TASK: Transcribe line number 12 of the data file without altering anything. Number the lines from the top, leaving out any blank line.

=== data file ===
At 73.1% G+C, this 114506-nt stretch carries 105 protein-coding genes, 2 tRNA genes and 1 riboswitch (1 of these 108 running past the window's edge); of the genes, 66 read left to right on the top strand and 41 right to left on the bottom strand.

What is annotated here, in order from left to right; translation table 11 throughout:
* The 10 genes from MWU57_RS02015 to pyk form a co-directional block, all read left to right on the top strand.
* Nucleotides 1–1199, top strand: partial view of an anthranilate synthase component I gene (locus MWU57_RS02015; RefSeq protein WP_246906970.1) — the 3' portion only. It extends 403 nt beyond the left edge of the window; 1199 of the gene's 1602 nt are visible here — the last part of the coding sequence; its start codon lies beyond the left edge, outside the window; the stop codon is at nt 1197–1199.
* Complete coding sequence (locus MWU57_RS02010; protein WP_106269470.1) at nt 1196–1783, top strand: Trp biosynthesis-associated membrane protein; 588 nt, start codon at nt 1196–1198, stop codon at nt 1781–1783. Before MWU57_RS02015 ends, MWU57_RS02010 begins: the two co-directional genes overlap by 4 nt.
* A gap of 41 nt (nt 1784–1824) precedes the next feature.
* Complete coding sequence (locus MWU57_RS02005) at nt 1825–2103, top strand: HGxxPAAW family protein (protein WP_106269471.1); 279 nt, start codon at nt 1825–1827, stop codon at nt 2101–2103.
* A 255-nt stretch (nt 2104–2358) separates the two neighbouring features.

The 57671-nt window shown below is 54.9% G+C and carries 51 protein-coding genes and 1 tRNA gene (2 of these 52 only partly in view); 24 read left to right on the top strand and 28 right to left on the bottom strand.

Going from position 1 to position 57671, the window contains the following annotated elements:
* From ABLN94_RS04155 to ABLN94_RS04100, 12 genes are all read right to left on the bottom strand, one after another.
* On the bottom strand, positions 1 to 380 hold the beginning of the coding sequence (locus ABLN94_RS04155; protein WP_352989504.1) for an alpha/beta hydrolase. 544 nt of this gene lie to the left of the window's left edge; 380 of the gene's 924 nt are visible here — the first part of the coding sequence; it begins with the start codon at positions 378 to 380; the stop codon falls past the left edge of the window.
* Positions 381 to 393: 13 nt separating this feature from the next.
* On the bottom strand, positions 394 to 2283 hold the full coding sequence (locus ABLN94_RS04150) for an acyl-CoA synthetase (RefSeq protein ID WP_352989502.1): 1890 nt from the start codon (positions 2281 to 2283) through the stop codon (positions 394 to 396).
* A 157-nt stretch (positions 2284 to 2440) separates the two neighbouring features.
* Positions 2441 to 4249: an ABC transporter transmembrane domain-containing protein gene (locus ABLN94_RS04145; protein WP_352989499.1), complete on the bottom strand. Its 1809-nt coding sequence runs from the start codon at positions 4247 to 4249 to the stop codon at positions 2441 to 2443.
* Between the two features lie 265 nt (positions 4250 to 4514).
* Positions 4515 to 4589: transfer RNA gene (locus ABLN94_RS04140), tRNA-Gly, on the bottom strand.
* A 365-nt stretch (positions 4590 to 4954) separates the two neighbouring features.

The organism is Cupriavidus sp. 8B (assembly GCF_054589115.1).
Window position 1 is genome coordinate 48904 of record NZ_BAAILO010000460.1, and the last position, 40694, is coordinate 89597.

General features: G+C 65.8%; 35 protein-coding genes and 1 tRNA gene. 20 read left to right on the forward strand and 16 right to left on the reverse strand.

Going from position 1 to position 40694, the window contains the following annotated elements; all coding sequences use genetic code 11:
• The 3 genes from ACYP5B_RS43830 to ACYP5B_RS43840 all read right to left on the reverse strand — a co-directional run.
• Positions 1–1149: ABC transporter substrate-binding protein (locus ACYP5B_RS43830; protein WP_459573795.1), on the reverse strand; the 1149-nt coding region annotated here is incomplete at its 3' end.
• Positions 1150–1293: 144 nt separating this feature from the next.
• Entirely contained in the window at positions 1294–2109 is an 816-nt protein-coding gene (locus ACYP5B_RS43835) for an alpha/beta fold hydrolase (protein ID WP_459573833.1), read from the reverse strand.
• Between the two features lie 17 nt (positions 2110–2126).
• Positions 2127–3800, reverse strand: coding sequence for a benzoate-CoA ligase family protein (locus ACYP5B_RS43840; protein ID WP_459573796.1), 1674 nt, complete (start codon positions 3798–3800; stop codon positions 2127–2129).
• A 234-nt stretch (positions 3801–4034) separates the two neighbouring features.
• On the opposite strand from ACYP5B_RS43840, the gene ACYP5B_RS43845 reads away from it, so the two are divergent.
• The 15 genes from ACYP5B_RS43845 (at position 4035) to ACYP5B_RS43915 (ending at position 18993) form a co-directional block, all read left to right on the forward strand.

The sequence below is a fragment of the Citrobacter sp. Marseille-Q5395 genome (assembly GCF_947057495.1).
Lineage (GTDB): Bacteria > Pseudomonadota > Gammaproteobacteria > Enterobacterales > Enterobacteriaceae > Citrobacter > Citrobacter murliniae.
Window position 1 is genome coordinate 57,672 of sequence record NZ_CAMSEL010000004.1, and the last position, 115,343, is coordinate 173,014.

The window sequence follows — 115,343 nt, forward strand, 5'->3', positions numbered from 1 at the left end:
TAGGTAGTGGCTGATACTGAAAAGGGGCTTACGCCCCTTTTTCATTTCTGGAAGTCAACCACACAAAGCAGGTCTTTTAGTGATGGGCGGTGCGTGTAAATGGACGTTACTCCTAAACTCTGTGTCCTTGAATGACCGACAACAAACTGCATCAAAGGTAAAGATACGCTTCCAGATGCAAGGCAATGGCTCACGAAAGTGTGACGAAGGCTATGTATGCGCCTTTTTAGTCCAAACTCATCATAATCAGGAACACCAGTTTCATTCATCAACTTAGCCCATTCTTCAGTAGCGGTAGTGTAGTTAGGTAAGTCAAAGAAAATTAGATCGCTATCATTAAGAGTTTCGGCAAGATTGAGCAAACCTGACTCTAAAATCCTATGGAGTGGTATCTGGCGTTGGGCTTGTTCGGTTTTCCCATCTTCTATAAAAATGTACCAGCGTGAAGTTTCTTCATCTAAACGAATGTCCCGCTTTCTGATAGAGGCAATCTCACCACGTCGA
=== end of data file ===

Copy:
* On the bottom strand, positions 1 to 380 hold the beginning of the coding sequence (locus ABLN94_RS04155; protein WP_352989504.1) for an alpha/beta hydrolase. 544 nt of this gene lie to the left of the window's left edge; 380 of the gene's 924 nt are visible here — the first part of the coding sequence; it begins with the start codon at positions 378 to 380; the stop codon falls past the left edge of the window.